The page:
VINTAGE ENGINE TECH
Editor’s Note: This new column is dedicated to providing miscellaneous tidbits of info relative to ever-popular vintage engines that simply refuse to wander off into oblivion. These are the mills that remain dear to our hearts, and that find homes in an array of vehicle applications including nostalgia drags, street rods, old-school hot rods and restored collectors.
WARMED-UP 392 HEMI
This brief article takes a quick peek at a project that started with a resurrected 1957-58 vintage 392 Hemi block during a build by Jody Holtrey of Medina Mountain Motors in Creston, Ohio.
According to Holtrey, this particular customer’s engine will be stuffed into a 1934 Chevy hot rod (that’ll cause a few Hemi guys to cringe), intended for street cruises and local shows. The owner also plans to use an old 1971-vintage Lenco blower, mostly for the eye-candy effect (apparently one of only 10 built).
With bores set at 4.030″ and a 4.500″ stroker crank, the old girl will boast 466 cubes of torque-happy giggles for the owner. The connecting rods are Eagle forged units that were actually numbered for a 440 application, at 6.760″ length.
Holtrey noted that the main webs are a particular weak point with OE 2-bolt main caps and a fairly weak web area. The customer provided an old-school main girdle (the type used back in the day), located via the Internet from a Hemi parts hoarder. This girdle contacts the caps and squeezes down to the pan rail by a couple of thousandths, substantially increasing lower block rigidity.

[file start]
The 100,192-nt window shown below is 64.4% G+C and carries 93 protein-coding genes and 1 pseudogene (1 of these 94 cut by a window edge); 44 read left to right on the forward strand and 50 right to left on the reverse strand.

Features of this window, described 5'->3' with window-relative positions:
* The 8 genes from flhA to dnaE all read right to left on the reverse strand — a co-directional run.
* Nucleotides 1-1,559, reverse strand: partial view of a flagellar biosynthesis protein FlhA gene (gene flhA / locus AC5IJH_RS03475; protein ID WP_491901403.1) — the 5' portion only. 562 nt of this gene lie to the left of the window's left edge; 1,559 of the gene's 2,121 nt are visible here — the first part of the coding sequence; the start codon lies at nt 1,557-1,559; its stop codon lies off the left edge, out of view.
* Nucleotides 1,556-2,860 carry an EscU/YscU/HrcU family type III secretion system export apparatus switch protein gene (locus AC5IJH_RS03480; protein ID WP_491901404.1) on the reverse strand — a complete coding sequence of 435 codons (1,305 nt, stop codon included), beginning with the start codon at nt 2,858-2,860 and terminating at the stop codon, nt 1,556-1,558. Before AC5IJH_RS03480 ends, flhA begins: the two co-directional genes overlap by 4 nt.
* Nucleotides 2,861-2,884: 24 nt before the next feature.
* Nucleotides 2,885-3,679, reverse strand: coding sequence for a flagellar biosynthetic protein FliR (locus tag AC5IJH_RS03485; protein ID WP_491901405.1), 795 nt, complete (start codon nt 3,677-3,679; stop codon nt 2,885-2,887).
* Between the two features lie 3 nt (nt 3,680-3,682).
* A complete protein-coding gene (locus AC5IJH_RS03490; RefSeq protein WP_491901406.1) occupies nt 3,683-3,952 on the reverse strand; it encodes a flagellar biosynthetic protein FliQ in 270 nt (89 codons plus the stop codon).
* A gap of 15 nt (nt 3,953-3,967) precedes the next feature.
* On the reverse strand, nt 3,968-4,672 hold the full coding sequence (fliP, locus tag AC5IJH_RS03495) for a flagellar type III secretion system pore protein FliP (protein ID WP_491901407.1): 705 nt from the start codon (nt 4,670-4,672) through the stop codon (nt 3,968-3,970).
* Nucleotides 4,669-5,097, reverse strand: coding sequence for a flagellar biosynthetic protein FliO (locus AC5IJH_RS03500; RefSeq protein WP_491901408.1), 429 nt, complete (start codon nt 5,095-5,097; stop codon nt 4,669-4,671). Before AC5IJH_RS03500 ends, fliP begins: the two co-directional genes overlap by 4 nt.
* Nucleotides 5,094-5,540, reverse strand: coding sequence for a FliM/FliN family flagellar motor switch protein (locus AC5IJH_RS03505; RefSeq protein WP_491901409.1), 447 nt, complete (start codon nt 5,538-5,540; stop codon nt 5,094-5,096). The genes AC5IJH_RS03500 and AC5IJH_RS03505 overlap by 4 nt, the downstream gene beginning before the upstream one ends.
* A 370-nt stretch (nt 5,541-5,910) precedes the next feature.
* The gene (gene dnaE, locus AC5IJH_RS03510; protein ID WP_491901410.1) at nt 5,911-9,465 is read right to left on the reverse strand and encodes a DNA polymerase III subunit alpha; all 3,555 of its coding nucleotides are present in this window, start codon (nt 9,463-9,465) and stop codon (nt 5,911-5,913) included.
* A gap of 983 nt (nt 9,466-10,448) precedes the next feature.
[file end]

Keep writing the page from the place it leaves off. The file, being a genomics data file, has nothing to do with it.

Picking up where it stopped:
Because of the girdle’s thick pan rail flanges, the original oil pan was notched to clear the girdle flanges and the pan rails were then welded back into place.
In order to accommodate the extended stroke, Holtrey notched the bottom of the cylinder bores for rod bolt clearance (nothing unusual there). In addition, the oil pump (a 360 pump) was spaced out for counterweight clearance by adding a 0.480″-thick spacer and the pump shaft was extended as well.
Other goodies will include a Milodon cam gear drive and a very tasty shaft-mount roller rocker system from Hot Heads.
1. The 1957-1958 Chrysler 392 Hemi block features 2-bolt main caps and not a ton of meat in the main webs. Main web failures were not uncommon back in the day when these blocks were used for drag racing. Pictures of the build continue throughout this column.
2. An old-school fix that still benefits these blocks today is the addition of a steel girdle to provide added strength.
3. This girdle contacts the caps and is drawn down a couple of thousandths to the pan rails. Notches in the girdle clear the main cap bolts.
4. The rear oil bypass is plugged to ensure that oil flow always runs through the filter.
5. This 392 build will use a Mopar 360 engine’s oil pump, spaced out to clear the stroker counterweight. The pump spacer is 0.480″ thick. The drive shaft was extended by the same amount.
6. This particular build will feature a 4.5″ stroker crank along with Eagle 440 rods with a length of 6.760″, which required notching the cylinder bottoms for rod bolt clearance. Bores were opened up to 4.030″ (+0.030″).
7. In order to accommodate the main web girdle rails, an original oil pan was modified by cutting out a long relief and re-welding the rail flanges.
8. Holtrey plans to outfit the Hemi’s heads with this very cool shaft roller rocker system from Hot Heads (its Top Fuel package).
9. The cam gear drive is a Milodon setup.
Note: If you’re in the midst of a vintage build and you’d like to share your knowledge with our readers, contact Mike Mavrigian at (330) 435-6347 or at email@example.com. All we ask is that you provide information relative to any phase of the build and a few photos.